Brain Cancer? Really?!?

Hi there. I'm still confused about how excited I am that I found this website. I've actually been in a weird denial/acceptance mode since all this started. Because, despite all the symptoms, I had no inkling to expect this.

I'd never needed a "normal" doctor before in my life, I've always been amazingly healthy, active, and happy. But my headaches and other symptoms where getting ridiculous by the time the semester started. (Slurring your words in Shakespeare class isn't fun.) When the little symptoms first started in October, then adding up and getting more intense, I started researching. I was convinced that I had MS so I kind of stopped worrying, I mean, it sucked but its not deadly right? Only a few months earlier I had left my main job to go back to school full time. I changed my major to English and added a minor in Liberal Arts for transfer. I had 2 full time semesters left so I knew I could make it with only my little part time job and my savings. But 2 weeks into my second semester, my headaches forced me to go to the doctor. I met my primary care doctor on January 30th.

I was diagnosed on January 31st 2013 with a brain tumor. First thing I thought was..."can this wait til after Super Bowl?". It couldn't. I was admitted to the hospital the morning of the 1st, and had surgery on the 2nd. (My doctor moved me upstairs so I could watch the game on the 3rd.) Turns out, it wasn't over at that. They got the tumor all out, but the cancerous dust remains. I was given a month to recover from getting cut open (my first surgery ever in my life). I started radiation (7 points!) on the 26th and chemo (Temodar) on the 27th (thanks for the day off UPS). So today is my first Friday.

Since the surgery, I've been forced to move in with my mom and stepdad, out of my apartment that I loved, get rid of my cat, take a medical leave from my job, give up my independence of driving, lose all my freedoms of making my own choices, contact all the people I volunteer for to let them down, and, worst of all for me, drop all my classes for the semester. Even now, almost 3 weeks after I dropped, I still tear up when I think about my classes. I've been looking forward to finishing school so much, it really crushes me to put it off again. I did for 10 years to work full time...and I'm over it.

Best thing to happen so far is my buzz cut (courtesy of my surgery for half, and my sister for the other half). I love short hair!! I've had butt-length hair for almost my entire life and oh my gosh I might never going back! ;)

Comments

  • 3 Comments sorted by Votes Date Added
  • akellydakellyd Community Member
    I don't think anyone really expects cancer- well maybe if it's genetic and runs in their family. I certainly didn't expect a brain tumor, let alone two separate times!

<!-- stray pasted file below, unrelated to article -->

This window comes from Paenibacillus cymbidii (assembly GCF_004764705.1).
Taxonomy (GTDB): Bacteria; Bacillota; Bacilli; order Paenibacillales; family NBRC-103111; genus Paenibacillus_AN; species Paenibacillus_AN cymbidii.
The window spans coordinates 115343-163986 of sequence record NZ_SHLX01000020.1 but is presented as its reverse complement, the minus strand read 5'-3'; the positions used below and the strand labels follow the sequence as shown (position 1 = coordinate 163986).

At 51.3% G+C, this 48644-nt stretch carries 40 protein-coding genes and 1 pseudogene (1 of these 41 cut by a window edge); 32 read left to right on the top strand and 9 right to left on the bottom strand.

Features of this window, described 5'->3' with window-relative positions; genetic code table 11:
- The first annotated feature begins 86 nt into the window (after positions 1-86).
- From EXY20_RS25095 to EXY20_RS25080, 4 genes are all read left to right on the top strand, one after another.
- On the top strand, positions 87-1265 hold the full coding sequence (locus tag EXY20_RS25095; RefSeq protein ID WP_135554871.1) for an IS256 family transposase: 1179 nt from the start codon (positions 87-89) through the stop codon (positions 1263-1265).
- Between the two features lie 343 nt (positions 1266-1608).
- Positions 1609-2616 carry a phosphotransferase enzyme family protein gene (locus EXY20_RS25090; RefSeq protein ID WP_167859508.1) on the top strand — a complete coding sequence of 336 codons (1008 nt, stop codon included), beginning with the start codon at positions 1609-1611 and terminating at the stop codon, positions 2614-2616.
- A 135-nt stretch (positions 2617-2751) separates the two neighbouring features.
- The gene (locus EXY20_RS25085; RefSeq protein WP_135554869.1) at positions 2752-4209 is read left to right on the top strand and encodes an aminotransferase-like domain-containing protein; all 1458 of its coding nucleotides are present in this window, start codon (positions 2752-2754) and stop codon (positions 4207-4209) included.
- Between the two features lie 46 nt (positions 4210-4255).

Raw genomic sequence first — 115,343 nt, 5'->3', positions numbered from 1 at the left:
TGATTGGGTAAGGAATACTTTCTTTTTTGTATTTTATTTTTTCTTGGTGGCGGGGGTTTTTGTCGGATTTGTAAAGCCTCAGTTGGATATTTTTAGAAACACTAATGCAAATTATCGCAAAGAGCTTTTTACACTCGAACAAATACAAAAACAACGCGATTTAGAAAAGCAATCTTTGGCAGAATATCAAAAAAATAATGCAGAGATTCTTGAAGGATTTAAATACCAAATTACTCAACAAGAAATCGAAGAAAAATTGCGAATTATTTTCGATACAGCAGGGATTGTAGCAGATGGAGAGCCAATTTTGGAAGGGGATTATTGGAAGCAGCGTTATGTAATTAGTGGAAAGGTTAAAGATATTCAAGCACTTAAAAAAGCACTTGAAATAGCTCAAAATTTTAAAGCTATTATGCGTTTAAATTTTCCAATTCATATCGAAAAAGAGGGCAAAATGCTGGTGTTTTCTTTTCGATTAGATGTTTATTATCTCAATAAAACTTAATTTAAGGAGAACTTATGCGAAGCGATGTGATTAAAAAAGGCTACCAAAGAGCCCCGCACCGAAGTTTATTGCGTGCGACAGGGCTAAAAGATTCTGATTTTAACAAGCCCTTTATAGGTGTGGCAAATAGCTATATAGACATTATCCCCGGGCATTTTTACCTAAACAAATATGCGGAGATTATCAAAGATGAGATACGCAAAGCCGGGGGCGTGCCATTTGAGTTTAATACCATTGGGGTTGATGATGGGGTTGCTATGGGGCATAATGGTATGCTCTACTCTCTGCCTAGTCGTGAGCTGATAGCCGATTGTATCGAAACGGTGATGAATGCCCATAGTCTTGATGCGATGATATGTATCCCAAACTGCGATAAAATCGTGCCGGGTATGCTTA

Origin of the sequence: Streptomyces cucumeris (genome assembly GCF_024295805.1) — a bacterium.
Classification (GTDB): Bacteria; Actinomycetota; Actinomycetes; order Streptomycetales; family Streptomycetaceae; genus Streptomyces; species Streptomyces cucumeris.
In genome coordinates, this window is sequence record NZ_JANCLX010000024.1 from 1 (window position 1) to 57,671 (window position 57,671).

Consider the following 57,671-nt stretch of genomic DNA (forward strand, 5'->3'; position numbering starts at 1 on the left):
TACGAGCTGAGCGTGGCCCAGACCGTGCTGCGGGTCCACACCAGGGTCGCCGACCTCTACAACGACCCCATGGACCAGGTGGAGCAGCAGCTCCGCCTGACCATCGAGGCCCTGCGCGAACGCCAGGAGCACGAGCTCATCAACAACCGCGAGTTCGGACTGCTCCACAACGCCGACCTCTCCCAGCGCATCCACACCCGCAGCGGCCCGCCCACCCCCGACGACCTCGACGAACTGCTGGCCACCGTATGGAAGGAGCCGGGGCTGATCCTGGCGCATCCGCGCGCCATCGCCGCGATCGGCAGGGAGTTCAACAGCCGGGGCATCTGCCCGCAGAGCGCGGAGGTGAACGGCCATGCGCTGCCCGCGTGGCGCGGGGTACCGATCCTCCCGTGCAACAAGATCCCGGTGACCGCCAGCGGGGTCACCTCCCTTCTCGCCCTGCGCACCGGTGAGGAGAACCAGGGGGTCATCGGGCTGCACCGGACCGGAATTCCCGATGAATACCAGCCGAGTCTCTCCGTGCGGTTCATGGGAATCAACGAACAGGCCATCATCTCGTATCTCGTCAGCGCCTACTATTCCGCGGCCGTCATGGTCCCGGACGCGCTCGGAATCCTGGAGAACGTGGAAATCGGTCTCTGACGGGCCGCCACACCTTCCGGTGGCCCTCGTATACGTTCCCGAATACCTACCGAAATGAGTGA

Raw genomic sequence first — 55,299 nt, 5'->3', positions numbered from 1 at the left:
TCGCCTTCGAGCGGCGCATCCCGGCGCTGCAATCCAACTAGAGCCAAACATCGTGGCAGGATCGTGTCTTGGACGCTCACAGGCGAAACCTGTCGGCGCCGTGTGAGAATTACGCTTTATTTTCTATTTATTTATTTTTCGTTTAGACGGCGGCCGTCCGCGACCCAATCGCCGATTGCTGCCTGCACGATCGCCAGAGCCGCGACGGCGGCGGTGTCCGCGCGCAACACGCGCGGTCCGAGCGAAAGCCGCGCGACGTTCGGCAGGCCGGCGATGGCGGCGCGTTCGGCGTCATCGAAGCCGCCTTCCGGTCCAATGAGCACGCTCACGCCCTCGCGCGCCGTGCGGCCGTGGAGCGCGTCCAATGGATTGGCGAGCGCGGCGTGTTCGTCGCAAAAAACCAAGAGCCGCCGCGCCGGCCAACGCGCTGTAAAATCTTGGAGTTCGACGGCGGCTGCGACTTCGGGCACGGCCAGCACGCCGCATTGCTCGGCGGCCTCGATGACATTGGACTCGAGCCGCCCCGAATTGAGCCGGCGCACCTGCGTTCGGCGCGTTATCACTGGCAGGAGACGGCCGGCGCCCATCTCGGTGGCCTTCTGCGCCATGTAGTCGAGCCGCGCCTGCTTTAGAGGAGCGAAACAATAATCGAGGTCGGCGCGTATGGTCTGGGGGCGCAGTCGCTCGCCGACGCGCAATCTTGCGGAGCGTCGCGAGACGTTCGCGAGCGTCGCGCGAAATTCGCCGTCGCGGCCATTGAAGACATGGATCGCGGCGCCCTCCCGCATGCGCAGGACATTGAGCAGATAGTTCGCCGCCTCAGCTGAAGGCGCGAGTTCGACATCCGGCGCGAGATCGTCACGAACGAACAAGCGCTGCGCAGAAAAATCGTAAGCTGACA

I had a similar problem the second time I needed surgery and further treatment, I had to come back to California from Montana for treatment because of my health insurance and stay with my mom. Moving back in with your parents after spending several years on your own is not easy! Because I have intentions of staying in Montana for as long as possible I kept my place out there since this is only temporary. While I have some ties in California still, it's not home! I couldn't take any classes long distance this semester but I did sign up for some on coursera.org (or net... just google it!) They are free classes that are less pressure (no effect on GPA, so no big deal if you stop midway thru) but they can keep you busy. You do get a certification, and it helped me stay a little more busy and explore some other options. I have also found a lot of people are understanding if you did find another volunteer position and needed it to be flexible. If you are having a problem because of driving or need some help finding things to occupy your time you might want to look into talking to a social worker. They can link you to services that could help provide you with transportation and stuff like that. I have some of the information on hand if you are interested but it's probably best to see what's in your local area.
    Sounds like you are staying pretty positive despite the situation, which is great! And way to have a positive attitude about the hair stuff. It has been really hard for me to loose my hair in patches from the radiation. Not because it's hair but because I don't like looking like there is something wrong with me! So kudos to you for taking the plunge and shaving it. I haven't managed to do it yet!
  • I'm so glad that you are just trying to ignore your condition ShyBFly as if nothing is happening to you. Anyway, one good medicine is to just forget that you have sickness. There are many studies that show that when you just ignore or forget that you have a condition, it will disappear by its own. I remembered this information upon reading your thread. I know you will be alright.
  • beinghealthy12;7882 said:
    I'm so glad that you are just trying to ignore your condition ShyBFly as if nothing is happening to you. Anyway, one good medicine is to just forget that you have sickness. There are many studies that show that when you just ignore or forget that you have a condition, it will disappear by its own. I remembered this information upon reading your thread. I know you will be alright.

    Ignoring certain condition can really help us to somehow forget what is currently happening to us. but we need also to take an action, shall we say we should have always a healthy lifestyle. Ignoring in a way that we also do something, not that totally ignoring but still doing the same thing that might worsen the problem.